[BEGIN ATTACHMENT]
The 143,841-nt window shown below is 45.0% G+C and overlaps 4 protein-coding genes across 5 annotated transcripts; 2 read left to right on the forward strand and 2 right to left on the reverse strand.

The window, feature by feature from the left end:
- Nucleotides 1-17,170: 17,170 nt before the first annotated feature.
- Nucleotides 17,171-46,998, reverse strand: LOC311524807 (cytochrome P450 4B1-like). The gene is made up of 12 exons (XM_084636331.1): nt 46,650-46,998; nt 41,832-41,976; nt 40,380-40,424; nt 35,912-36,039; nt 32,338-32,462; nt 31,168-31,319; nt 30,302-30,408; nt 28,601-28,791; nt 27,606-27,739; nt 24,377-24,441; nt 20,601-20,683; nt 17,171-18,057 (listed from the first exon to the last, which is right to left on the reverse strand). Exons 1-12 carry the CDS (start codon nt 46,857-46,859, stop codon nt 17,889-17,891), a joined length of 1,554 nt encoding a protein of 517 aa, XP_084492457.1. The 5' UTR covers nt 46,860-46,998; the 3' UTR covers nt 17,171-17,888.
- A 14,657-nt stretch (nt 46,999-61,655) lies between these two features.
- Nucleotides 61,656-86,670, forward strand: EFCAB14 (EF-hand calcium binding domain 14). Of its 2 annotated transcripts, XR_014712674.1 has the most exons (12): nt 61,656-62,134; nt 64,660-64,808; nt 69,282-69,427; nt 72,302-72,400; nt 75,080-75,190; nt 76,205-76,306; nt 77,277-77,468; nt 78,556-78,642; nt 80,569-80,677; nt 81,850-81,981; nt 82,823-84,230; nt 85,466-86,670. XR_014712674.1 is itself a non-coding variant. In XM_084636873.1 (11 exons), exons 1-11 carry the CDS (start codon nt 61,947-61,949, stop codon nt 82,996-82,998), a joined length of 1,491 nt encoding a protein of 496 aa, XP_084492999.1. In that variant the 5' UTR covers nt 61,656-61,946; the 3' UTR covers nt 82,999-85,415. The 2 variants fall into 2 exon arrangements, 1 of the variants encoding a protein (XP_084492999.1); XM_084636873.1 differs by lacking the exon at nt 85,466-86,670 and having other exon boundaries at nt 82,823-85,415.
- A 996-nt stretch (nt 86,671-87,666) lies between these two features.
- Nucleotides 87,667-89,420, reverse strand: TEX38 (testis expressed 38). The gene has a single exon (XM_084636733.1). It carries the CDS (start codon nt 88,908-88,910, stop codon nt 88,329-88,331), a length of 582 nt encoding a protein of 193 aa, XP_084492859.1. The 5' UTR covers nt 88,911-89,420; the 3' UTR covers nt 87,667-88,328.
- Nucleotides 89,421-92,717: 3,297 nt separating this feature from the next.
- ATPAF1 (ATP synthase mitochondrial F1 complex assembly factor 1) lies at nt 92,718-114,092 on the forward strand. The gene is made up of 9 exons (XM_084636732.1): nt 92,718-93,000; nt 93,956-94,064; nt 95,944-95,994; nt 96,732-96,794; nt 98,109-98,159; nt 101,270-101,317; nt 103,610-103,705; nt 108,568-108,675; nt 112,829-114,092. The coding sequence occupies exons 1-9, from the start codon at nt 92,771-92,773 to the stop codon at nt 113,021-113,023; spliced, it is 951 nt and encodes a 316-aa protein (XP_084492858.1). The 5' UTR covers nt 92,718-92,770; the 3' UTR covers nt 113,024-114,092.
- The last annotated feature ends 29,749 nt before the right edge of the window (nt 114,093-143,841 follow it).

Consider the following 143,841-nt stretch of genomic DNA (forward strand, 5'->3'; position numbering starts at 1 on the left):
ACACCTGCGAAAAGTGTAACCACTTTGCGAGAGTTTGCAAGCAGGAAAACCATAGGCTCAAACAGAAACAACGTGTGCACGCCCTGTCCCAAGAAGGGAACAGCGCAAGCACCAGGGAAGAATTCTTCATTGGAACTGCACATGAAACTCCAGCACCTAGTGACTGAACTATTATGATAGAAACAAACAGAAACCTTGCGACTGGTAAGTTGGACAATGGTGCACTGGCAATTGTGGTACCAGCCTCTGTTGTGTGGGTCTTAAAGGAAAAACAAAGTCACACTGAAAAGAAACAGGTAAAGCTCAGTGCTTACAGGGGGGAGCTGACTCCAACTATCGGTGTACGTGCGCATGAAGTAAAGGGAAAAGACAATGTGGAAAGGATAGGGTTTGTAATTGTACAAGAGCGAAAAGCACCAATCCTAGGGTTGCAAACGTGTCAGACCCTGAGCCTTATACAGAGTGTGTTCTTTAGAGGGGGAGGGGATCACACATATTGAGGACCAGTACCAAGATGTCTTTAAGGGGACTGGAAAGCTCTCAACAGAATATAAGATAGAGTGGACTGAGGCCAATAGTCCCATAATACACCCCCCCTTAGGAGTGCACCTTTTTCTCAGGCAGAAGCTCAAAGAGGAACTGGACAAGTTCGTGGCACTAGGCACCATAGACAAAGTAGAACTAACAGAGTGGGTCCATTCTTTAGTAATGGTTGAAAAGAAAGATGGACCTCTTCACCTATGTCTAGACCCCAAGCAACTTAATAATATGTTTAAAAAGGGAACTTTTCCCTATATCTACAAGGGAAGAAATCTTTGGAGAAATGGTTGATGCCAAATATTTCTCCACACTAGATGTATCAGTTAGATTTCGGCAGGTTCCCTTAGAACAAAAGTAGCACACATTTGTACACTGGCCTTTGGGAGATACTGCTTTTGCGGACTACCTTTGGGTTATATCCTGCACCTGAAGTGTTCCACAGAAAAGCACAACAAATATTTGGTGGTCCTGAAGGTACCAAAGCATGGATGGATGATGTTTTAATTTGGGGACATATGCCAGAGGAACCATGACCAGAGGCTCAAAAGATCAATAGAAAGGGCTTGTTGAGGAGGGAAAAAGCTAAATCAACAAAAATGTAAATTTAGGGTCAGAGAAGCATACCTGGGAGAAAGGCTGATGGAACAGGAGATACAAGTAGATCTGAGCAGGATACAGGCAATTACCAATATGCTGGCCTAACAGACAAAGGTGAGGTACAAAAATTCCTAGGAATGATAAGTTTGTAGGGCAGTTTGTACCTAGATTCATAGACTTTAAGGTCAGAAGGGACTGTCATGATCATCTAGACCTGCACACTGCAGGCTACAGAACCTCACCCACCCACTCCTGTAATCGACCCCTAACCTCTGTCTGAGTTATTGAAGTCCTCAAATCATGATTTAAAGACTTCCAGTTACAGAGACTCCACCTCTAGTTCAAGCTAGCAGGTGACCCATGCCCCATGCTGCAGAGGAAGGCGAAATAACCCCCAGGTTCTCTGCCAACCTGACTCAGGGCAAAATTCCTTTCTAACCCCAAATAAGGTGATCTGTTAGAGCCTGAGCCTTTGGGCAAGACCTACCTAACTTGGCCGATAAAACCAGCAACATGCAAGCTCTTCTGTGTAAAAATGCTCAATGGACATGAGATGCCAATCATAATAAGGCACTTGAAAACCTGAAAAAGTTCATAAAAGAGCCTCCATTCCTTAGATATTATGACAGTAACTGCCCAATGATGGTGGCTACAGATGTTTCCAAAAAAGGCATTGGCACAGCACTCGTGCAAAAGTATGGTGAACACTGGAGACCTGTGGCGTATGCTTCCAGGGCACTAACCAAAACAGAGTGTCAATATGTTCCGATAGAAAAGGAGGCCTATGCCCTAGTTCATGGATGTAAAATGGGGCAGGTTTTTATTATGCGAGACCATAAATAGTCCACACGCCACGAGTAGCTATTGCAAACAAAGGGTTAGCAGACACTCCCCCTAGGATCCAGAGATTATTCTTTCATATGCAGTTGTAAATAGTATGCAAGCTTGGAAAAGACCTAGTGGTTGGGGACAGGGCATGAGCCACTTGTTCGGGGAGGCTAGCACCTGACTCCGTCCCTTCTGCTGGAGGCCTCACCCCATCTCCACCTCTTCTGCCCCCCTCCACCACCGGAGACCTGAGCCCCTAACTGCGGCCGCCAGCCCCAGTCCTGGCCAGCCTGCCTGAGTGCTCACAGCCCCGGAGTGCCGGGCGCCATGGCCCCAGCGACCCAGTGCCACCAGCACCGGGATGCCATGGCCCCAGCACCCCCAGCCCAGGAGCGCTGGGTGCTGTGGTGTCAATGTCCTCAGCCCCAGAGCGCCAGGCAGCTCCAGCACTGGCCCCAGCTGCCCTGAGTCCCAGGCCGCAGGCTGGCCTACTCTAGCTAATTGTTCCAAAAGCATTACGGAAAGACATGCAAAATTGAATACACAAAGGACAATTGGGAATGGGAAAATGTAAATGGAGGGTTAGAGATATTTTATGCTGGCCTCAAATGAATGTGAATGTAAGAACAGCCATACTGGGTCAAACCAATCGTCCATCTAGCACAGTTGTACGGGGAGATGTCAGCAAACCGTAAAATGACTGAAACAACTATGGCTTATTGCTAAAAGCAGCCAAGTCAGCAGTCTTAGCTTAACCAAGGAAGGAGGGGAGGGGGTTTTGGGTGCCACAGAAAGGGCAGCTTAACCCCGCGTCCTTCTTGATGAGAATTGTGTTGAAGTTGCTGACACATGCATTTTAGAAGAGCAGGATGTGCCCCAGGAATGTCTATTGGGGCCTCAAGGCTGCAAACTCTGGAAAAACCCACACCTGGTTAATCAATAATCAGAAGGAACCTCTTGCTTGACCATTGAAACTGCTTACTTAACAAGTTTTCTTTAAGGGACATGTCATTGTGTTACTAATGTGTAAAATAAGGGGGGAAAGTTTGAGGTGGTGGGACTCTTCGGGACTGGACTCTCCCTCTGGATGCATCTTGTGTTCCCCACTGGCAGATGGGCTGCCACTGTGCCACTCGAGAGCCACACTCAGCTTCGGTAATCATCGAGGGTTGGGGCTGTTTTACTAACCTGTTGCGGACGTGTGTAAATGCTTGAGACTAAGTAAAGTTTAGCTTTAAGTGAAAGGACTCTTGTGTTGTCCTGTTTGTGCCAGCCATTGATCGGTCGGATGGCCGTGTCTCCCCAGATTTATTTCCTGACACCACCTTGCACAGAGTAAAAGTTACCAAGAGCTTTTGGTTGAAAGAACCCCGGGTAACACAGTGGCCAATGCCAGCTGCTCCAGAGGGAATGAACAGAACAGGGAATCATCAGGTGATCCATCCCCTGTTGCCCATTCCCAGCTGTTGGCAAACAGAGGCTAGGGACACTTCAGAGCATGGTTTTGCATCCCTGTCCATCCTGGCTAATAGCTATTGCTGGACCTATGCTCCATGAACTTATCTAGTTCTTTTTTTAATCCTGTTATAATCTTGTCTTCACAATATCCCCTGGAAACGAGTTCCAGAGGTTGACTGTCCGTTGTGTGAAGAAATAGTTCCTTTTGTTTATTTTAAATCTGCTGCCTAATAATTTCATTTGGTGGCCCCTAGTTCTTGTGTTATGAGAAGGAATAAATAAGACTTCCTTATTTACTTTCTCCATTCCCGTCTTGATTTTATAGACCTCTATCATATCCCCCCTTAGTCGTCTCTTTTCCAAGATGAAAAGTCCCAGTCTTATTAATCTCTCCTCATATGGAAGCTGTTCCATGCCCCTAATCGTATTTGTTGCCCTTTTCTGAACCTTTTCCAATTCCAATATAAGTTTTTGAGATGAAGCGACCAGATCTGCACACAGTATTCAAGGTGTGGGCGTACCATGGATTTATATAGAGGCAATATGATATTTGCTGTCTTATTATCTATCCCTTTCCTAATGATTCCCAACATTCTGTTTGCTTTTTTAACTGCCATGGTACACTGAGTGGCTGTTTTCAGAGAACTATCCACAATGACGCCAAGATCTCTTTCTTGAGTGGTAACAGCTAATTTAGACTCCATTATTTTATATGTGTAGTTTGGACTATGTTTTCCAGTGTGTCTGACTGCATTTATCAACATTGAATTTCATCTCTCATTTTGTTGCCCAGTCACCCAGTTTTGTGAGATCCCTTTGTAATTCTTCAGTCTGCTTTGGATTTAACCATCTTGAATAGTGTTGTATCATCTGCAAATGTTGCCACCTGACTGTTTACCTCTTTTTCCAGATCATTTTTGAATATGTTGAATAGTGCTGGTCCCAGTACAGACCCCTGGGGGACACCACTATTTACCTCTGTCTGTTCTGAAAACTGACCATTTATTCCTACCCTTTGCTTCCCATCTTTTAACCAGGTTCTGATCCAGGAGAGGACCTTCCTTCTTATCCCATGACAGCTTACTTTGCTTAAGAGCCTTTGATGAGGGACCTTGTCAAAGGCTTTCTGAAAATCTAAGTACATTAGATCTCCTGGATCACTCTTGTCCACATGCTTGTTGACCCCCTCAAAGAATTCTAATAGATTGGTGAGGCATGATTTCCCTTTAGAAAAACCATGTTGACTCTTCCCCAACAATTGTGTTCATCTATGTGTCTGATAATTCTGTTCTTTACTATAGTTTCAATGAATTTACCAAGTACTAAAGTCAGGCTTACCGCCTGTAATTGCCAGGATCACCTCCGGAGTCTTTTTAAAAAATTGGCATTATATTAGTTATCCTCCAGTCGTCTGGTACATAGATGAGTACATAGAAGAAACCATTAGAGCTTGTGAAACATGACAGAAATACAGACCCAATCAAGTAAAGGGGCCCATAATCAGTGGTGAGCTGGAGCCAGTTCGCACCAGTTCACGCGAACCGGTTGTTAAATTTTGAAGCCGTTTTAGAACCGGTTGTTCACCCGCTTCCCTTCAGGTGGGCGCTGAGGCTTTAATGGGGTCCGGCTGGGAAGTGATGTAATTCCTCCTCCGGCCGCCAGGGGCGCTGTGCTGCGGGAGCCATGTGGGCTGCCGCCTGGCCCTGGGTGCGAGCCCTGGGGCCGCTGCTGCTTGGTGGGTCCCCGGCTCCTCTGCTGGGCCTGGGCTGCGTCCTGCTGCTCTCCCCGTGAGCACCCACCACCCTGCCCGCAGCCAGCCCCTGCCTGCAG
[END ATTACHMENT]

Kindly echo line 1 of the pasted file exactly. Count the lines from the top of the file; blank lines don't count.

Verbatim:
The 143,841-nt window shown below is 45.0% G+C and overlaps 4 protein-coding genes across 5 annotated transcripts; 2 read left to right on the forward strand and 2 right to left on the reverse strand.